Which, jumping once again over the story of the attempted sacrifice of the adored Isaac-the-miracle-boy, brings us again to today’s scripture: Genesis 24. Abraham, now over 100, is sitting sadly in his tent, fretting once again about the covenant with God to build a nation bursting with more people than there are stars in the sky. Abraham and Sarah have done their part (God knows), but it’s still not happening. Isaac is 37 and he sits around the tent all day playing with his sheep and there is no Mrs. Isaac on the horizon. If a vast nation is to be built, it’s time for the boy to get busy. So Abraham hatches a plan to find his son a wife.
Genesis 24 is the story of that plan. And I’m still wondering what theological pearls may be plucked from this literary oyster.
Maybe the significance would be clearer if the story were contextualized to a more familiar time. The Divine M – my spouse and homiletical mentor – is in
this week attending the general synod of the United Church of Christ, so she is not readily available to shed her usual light on an obscure passage. But before she left, she downloaded the Godfather trilogy to her iPad to while away the evening hours in the hotel. And it occurs to me: what better context for Genesis 24? Tampa
Let it play in your head: the theme from The Godfather.
Scene I: Abraham, The Godfather, sits quietly in his office, drumming his fingers on an immaculately polished mahogany desk. He gazes out a large window and sees his adult son, Isaac, sitting at a videogame, where he has been playing Cars2 for hours. The Godfather frowns, and pushes a button on his desk. Immediately his consigliore, Eliezer, enters the office.
Eliezer: You called, Godfather?
Abraham: Eliezer, we gotta do something about this boy of mine.
Abraham: He sits around all day watching television or playing games. It’s time he grew up.
Eliezer: What d'ya gonna do?
Abraham: Eliezer, my most trusted consigliore, you gotta swear to me …
Eliezer: (self-consciously wiping his hands on his shirt)
Abraham: No, just swear to me.
Eliezer: Anything, Godfather.
Abraham: Swear to me that you will go to
Sicily, the land of my birth, and find a nice Sicilian girl for Isaac – not one of these modern girls with tattoos and big hair and chewing gum. New York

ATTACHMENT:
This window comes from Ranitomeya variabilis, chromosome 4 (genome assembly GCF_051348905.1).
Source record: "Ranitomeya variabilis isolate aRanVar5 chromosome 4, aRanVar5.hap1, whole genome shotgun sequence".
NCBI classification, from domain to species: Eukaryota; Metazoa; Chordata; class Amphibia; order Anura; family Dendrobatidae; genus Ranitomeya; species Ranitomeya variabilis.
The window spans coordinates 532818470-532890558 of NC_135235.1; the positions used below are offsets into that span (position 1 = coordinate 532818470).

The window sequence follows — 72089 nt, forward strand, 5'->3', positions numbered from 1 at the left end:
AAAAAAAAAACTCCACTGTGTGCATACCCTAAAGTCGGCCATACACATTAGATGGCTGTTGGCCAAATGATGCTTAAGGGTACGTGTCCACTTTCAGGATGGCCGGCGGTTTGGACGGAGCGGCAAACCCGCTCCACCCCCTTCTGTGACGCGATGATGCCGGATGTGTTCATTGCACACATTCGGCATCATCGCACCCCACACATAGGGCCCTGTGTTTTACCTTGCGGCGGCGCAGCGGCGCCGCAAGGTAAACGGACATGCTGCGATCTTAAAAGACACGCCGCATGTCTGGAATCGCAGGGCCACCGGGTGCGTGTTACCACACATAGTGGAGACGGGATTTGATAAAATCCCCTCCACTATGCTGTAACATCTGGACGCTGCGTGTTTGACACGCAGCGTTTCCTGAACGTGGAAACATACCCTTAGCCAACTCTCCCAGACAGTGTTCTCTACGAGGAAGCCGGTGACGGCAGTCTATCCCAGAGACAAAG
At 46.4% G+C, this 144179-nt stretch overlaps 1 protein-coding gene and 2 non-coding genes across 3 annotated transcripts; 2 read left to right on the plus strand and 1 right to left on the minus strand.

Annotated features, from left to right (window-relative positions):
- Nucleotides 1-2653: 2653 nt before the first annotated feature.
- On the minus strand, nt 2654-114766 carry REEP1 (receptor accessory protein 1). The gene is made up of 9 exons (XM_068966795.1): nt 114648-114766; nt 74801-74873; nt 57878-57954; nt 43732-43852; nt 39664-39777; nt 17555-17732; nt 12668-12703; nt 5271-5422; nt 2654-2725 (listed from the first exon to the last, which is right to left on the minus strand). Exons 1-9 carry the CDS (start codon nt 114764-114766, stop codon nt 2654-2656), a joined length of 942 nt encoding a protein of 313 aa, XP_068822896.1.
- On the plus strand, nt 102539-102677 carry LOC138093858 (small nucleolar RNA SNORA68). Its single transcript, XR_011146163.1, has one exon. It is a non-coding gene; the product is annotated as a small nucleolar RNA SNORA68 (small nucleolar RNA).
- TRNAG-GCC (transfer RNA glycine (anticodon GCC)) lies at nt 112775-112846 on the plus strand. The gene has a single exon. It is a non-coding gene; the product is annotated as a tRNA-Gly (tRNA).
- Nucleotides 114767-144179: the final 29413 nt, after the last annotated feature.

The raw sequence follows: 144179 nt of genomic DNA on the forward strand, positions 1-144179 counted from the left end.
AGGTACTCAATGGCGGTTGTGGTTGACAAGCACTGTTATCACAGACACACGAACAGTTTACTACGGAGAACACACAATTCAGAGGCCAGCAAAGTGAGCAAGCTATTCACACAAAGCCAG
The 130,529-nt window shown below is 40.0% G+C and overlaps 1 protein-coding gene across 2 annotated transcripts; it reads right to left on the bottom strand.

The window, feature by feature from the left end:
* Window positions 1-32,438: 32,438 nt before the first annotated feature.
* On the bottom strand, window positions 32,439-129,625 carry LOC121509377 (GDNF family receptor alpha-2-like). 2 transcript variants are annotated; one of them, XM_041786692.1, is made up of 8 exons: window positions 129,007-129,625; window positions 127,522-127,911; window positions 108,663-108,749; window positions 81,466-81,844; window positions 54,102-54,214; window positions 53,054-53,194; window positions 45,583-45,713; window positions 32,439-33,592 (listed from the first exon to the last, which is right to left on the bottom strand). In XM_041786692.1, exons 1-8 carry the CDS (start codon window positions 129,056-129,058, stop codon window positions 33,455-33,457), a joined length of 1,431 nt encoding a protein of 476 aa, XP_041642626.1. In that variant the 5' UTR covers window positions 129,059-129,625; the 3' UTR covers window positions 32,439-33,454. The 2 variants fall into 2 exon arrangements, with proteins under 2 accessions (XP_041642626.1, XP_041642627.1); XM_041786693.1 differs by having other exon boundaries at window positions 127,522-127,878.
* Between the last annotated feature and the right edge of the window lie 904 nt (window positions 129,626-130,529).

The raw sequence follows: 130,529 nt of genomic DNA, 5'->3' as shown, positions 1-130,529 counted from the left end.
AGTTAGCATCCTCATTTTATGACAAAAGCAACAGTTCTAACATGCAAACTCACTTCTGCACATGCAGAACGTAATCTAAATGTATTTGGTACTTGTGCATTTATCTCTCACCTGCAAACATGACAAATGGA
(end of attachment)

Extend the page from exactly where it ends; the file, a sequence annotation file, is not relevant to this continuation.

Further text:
Eliezer: You got it, Godfather. But what if she don’t wanna come back wid me?
Abraham: (Shrugs) Then fogeddaboudit. The deal’s off.
Scene II. The airport in
. Eliezer watches ten huge bags slide heavily down the belt at baggage claim. The bags are filled with jewelry, shoes, silks, perfumes, iPads, and other expensive gifts. He orders the bags opened and the gifts are placed visible in the backseats of ten Cadillac convertibles. Palermo, Sicily
Eliezer (tipping each of the ten drivers with a $100 bill): This is the Godfather’s way of making friends.
Eliezer jumps in the lead car, and the ostentatious caravan moves slowly out of the airport.
, a small, sleepy sheep herding village where the Godfather was born. The crunch of the tires of ten Cadillacs on gravel roads can be heard for miles, and startled farmers stare at the caravan as it makes its way to the center of the village. The cars pull up in front of Bethuel’s tavern, the only visible business in the village. Corleone, Sicily
Eliezer (Shouting): Hey. Can a guy get a drink around here?
Scuffling sounds can be heard from inside the tavern, and Bethuel emerges, sleepily pulling his suspenders over his shoulders. Bethuel blinks in amazement as his eyes scan the ten Cadillac convertibles filled with gifts.
Eliezer: Hey. Can a guy get a drink around here?
Bethuel continues to stare at the ten Cadillac convertibles filled with gifts.
Bethuel: Momento, Signore!
Bethuel turns and runs back into the tavern. Inside, the sounds of shouting and scraping furniture can be heard. A young woman can be heard raising her voice in protest, followed by equally insistent male shouting. Eliezer leans against the lead Cadillac and checks his watch. Finally, the beautiful Rebekah is pushed out the door. She is carrying bottles of wine on a tray. She begins to place the tray on a small table, but freezes when she sees the ten Cadillac convertibles filled with gifts.
Eliezer: Hey. Can a guy get a drink around here?
Rebekah: Drink? Are you kiddin’?
Rebekah places the tray on the table and pulls Eliezer to a chair and makes him sit down. Eliezer sips his wine.
Rebekah: Anything else I can get for you? Anything?
Eliezer: Well, I gotta get gas in these cars.
Rebekah: You got it, Signore.